By Matthew Hendley
By Monica Alonzo
By Monica Alonzo
By Monica Alonzo
By Stephen Lemons
By Jason P. Woodbury
By Dulce Paloma Baltazar Pedraza
By Ray Stern
Three months later, if everything goes well (and in 87 percent of cases, it does), the band comes off for good.
This is Jeanne Hertz's patented process. In 1993, Hertz incorporated a new company in central Phoenix, Cranial Technologies. That same year, she was able to open a second office in Dallas. She announced to her clients in 1994 that she would no longer take orders for the spinal products that used to be her specialty.
Hertz eventually opened clinics in 11 U.S. cities and licensed the DOC Band to therapy centers in four others. Cranial Technologies has also taken its product to clinics in Canada, Spain and Great Britain. When it outgrew its 5,000-square-foot headquarters in Phoenix, it opened a new headquarters in a Tempe office park -- this one three times bigger.
Today the company has 110 employees. It sold almost 6,000 helmets last year, at $3,000 a pop.
Petite, with a Midwesterner's openness and brisk energy, Hertz takes a hands-on approach to the company's work. Literally. She's the CEO, but you can still spot her most days in the manufacturing area, in her lab coat and sneakers, putting the final touches on a DOC Band.
"Every one of these cases is absolutely particular to that infant," Hertz says, carefully touching up the crown. "We are absolutely entrenched with these families."
A number of other companies have gotten on the bandwagon. Hertz's company, Cranial Technologies, was the first helmet provider licensed by the Food & Drug Administration, in 1998. Twenty-seven others have gotten approval since, according to FDA records.
Orthomerica Products, whose STAR Band is based on the original design from Seattle, got FDA clearance in 2000. Company representatives say they now sell close to the same number as Cranial Technologies, though they refuse to discuss specific sales numbers or prices.
"It's such an enjoyable business, because kids get better," says Dulcey Lima, the company's clinical education manager. "They wear the helmets three or four months, and they're done. And then the parents are happy."
Soon after Lisa Licano's twins were born, her husband approached their pediatrician with a question about the baby girl: "What's wrong with her head?"
The doctor was unfazed. Gabriella's twin brother had squished her a bit in the womb, he said. So maybe her head seemed a little flat in some areas. Not to worry; it would even out.
It didn't. "I'd ask at every doctor's appointment," says Licano, who lives in Phoenix. "I'd say, 'Will this change?' He'd always say it would." She'd ask if there was anything she could do. Every time, he said no.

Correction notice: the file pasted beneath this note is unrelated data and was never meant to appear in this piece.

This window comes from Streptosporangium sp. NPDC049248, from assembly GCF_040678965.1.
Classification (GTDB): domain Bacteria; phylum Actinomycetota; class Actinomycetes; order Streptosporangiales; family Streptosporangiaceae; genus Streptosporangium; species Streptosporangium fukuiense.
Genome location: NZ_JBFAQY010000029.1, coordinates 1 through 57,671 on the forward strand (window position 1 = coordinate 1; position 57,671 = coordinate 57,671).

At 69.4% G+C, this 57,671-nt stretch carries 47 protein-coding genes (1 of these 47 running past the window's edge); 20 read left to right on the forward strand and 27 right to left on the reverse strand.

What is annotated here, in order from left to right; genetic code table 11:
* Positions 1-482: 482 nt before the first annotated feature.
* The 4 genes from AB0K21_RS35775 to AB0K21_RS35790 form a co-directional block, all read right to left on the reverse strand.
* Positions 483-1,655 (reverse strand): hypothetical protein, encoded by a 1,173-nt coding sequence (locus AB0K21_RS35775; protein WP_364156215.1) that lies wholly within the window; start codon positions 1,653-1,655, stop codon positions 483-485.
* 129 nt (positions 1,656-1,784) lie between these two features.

Licano was increasingly worried. "Gabby's head wasn't just flat, it was odd-shaped," she says. "There were different flat spots all over."
When the twins were seven months old, Licano reached her breaking point. She sat down at the computer and punched "odd shaped head" into a search engine.
Up popped a list of pages about a medical condition she'd never heard of: plagiocephaly. There was even a Yahoo! message board for parents to talk about the problem.
"It literally led me right to the information," Licano says.
Not that her doctor was listening. At the next visit, Licano pulled out the charts she'd pulled off various Web sites, the printouts that were her effort to explain the unexplainable.
"Sure," he told her. "That's what she has. But when she gets older, if she wears her hair long, you won't even notice."
In the early days of the Back to Sleep campaign, even as some doctors were treating the misshapen heads surgically, others continued to claim that even buying a helmet was a radical overreaction.
Sometimes, when Hertz would present about the DOC Band at medical conferences, the older doctors in the room were openly dismissive. They'd been seeing flattened heads for years, they jeered. The heads would correct themselves once the babies started rolling around and sitting up.
After the talks, the younger physicians would invariably approach Hertz, quietly. They were looking for something just like the DOC Band, they'd say. Could she help?
In 1996, physicians published three landmark studies: two in the Journal of Craniofacial Surgery and one in Pediatrics. All three noted the dramatic increase in plagiocephaly. All three talked about how the right helmet could prevent surgery.
All three connected the increase to the American Academy's back-sleeping recommendation.
To this day, the three studies are the most frequently cited papers about plagiocephaly. But they were virtually ignored at the time.
The National Institutes of Child Health and Development, which was spending nearly $1.2 million annually to promote Back to Sleep, issued a press release crowing about how colds decreased as a result of the campaign. It never issued any statement about the increase in skull deformities.
"We spent three years trying to get a paper accepted," Hertz recalls. "We wanted to say, 'Do you know this is happening, and this is how we're treating it?' But the spokespeople for the Back to Sleep campaign kept saying it wasn't true, that there was no connection."
It wasn't until 2000 that the American Academy of Pediatrics issued a statement about back-sleeping that acknowledged skull deformities.